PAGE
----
Astagfirullah: I seek forgiveness from Allah. This is said when you’re repenting to Allah, or someone else may say this to you if they’re reminding you of something wrong that you did/are doing, not as a way to patronise, but to remind you that you have a choice in not doing that wrong thing either.

Jazakallah Khair: May Allah reward you with the best (of rewards). This is said in place of thank you, when you’re thanking someone for something, Most people sometimes just say Jazakallah, or either Baarakallah (May Allah’s blessings be upon you.)

Ameen: Amen. Something you say when you’re agreeing with something, or accepting something from someone.

Mubarak: Glad tidings/Congratulations. Usually you’ll hear people say this in Ramadhan or Eid, to each other, or if someone tells someone else they’re going for Hajj/have come back from Hajj, you’ll hear the phrases:  Ramadhan Mubarak, Eid Mubarak, Hajj Mubarak etc, but generally, it’s just used as way of saying congrats.

Nikah: Wedding.The actual wedding ceremony.

Ammi: Mum.

Abba: Dad.

Habibi/Habibti: The Most Beloved. Where Habibi is the masculine term, and Habibti is the feminine term. It’s not just said to the person you love romantically, it can be said platonically too, and quite often, is.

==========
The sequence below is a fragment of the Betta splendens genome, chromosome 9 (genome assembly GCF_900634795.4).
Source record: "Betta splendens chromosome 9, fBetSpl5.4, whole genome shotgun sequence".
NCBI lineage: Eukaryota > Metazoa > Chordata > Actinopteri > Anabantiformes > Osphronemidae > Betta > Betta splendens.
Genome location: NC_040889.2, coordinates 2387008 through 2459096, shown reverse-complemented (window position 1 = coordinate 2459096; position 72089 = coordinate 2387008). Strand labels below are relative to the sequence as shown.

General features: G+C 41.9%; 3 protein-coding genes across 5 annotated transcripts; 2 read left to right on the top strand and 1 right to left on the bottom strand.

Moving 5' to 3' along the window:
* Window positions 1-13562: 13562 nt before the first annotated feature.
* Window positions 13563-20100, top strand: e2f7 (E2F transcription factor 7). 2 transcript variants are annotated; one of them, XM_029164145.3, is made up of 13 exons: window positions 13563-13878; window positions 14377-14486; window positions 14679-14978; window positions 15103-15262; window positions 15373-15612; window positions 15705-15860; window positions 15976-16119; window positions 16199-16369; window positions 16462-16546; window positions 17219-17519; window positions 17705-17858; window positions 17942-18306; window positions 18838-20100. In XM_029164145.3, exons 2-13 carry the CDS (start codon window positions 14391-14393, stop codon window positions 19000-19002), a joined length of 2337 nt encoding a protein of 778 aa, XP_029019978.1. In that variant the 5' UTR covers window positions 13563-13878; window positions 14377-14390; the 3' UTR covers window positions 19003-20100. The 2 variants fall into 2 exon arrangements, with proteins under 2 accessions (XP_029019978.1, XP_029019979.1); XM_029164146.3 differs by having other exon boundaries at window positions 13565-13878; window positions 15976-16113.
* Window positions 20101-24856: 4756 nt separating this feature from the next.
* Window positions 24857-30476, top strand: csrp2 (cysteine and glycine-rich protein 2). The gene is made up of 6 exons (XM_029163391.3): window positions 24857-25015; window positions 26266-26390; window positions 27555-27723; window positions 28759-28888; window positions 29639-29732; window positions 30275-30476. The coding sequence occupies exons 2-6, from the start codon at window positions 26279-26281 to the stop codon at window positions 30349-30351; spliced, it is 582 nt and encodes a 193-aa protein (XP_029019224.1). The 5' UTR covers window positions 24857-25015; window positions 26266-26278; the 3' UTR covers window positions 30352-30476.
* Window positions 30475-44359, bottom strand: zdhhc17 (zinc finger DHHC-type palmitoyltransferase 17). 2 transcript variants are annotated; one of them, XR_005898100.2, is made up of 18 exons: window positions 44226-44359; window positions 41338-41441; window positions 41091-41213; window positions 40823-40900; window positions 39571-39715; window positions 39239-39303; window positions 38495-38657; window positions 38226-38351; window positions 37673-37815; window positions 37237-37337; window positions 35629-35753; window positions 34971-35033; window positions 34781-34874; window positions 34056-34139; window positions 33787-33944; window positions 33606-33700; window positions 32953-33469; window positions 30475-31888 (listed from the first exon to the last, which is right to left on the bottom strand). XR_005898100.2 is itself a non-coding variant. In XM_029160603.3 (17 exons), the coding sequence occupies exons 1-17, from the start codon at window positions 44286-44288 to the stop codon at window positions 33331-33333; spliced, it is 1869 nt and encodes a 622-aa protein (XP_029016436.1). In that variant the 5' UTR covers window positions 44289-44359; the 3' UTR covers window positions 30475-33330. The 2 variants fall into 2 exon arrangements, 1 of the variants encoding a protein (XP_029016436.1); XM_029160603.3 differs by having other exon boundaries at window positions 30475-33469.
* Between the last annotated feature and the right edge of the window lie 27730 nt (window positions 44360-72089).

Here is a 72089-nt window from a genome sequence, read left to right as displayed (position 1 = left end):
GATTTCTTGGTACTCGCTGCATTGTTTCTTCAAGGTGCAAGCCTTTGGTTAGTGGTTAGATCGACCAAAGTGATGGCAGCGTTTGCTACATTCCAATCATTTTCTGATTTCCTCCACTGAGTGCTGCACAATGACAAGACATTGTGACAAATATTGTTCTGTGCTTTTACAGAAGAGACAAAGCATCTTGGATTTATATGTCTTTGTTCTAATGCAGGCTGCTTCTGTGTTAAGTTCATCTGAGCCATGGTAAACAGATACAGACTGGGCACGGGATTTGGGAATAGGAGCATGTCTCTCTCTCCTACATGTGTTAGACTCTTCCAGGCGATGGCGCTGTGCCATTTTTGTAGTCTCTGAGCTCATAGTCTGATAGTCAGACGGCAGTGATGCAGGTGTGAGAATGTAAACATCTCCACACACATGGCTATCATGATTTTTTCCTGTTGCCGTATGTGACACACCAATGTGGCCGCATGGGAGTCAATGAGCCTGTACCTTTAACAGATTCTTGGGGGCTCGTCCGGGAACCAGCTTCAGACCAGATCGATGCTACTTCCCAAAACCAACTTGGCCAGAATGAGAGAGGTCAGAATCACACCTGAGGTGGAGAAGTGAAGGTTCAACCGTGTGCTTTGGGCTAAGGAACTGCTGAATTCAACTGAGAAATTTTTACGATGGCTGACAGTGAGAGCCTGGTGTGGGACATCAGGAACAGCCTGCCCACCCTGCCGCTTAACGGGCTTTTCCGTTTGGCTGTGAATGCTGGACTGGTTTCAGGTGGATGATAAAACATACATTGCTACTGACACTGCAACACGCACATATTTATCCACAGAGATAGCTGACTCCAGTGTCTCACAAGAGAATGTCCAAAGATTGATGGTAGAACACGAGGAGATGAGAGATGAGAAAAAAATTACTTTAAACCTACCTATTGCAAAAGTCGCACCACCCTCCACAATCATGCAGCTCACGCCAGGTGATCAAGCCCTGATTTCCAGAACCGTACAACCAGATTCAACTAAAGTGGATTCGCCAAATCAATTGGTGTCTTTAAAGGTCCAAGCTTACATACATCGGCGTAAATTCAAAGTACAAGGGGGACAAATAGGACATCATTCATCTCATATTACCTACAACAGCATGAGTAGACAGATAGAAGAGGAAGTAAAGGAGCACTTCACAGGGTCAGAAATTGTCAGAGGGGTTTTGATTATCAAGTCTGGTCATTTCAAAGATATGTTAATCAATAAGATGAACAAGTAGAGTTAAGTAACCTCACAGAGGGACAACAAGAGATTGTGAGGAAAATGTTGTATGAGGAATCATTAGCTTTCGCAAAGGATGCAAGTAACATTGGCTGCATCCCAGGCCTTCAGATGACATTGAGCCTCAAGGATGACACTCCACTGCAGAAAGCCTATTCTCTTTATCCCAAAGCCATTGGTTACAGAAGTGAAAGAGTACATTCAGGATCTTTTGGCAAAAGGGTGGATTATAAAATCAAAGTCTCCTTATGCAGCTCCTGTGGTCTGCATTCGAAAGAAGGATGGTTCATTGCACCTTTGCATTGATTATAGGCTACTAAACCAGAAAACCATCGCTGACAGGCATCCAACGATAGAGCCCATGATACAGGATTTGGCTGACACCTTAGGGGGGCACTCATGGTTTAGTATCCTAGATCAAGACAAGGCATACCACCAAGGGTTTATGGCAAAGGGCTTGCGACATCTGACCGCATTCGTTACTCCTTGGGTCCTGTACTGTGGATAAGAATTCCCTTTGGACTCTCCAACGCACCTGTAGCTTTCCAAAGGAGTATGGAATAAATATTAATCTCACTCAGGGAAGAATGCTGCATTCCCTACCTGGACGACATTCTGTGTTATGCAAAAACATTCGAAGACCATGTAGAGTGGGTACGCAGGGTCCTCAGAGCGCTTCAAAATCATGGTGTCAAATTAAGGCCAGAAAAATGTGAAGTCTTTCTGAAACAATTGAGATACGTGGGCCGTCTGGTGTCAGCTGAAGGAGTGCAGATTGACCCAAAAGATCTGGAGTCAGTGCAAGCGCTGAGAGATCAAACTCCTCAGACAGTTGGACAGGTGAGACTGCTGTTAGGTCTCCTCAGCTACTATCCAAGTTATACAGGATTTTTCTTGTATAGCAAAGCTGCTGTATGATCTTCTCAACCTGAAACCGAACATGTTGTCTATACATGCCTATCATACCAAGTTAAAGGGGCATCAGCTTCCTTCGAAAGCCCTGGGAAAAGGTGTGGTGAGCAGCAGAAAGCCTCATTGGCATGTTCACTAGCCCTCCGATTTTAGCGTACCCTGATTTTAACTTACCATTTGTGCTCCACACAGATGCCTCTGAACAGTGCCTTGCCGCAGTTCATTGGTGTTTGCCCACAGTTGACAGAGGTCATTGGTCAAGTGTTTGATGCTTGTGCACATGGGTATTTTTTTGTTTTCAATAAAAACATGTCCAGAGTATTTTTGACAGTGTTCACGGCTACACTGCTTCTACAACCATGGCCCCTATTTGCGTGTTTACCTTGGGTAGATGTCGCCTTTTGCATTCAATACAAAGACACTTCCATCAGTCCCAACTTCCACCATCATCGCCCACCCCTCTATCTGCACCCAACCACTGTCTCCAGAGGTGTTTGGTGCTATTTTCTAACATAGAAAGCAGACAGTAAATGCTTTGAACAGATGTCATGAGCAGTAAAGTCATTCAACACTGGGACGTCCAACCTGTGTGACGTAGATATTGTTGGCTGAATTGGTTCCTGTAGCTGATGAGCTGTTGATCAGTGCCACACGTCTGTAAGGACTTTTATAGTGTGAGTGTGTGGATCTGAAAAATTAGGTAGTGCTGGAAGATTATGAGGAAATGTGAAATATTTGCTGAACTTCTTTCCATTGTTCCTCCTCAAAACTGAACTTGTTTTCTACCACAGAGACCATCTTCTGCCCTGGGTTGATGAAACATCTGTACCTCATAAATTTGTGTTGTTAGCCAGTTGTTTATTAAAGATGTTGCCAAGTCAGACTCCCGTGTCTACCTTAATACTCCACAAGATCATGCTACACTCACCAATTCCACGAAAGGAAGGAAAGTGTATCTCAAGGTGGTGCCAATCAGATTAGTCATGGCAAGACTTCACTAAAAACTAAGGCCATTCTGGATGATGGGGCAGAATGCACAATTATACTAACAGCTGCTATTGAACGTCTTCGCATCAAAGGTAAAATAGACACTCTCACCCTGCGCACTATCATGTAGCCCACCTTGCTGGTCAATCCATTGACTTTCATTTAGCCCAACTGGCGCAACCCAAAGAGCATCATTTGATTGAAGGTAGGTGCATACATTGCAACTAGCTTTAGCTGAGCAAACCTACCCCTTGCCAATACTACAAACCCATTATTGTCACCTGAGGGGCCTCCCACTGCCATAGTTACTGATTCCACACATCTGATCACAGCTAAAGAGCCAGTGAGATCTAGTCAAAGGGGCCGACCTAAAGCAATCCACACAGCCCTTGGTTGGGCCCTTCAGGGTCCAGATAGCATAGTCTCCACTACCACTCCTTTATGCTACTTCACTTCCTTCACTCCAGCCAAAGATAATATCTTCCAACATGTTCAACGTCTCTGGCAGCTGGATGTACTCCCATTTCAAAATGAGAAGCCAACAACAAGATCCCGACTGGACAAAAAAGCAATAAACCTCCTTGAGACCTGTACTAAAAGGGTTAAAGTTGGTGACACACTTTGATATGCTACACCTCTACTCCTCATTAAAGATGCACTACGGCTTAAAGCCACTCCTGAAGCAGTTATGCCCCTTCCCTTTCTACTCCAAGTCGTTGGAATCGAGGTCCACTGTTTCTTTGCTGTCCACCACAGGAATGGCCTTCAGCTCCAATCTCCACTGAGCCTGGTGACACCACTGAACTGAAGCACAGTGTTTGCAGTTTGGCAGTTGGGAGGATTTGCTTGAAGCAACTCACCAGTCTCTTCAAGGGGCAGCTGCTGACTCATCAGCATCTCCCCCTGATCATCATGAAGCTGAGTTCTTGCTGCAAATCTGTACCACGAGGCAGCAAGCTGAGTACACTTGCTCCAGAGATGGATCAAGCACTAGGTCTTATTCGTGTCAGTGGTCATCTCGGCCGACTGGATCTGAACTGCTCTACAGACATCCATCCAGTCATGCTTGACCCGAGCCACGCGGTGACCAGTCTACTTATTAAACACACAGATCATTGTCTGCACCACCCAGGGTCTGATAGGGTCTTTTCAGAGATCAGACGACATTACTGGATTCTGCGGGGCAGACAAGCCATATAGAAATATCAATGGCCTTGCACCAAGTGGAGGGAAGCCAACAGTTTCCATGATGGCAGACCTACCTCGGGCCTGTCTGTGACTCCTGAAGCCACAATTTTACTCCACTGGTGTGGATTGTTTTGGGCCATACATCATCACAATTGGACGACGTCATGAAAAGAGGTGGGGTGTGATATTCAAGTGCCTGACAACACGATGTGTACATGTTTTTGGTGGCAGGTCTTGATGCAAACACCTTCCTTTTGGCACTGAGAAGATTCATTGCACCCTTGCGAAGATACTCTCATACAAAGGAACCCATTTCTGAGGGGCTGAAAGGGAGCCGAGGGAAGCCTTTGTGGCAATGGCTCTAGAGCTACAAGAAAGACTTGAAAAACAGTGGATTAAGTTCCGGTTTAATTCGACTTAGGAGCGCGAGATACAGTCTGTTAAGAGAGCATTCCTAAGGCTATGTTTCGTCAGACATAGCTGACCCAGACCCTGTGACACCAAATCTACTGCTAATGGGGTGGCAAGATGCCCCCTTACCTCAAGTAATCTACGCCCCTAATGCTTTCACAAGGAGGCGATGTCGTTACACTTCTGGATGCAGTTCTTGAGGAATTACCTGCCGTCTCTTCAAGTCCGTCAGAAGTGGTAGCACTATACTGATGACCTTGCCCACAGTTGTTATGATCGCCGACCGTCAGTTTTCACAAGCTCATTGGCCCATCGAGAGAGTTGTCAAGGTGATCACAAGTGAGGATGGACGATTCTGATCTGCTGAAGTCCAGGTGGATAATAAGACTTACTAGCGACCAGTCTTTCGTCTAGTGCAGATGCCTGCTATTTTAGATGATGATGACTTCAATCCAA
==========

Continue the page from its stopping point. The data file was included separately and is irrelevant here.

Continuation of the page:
لَيْسَ مِنَّا مَنْ لَمْ يُحَاسِبْ نَفْسَهُ فِي كُلِّ يَوْمٍ

The one who does not take account of himself every single day is not one of us

—  Imam Musa Al-Kadhim (as) [Bihar Al-Anwar, vol 67, p 72]

Just because something bad happens to us doesn’t mean Allah is displeased with us. Or we are being punished. Yusuf AS, a prophet of Allah was in prison for many years. Lut lost his wife because she was among the people who went beyond their limits. Prophet Ayyub had a skin disease and his life was filled with calamities. These things happened not because Allah was displeased with them. But because there is wisdom behind the trials Allah puts us through. We should always remember what Allah told the angels when they questioned Him about Adam.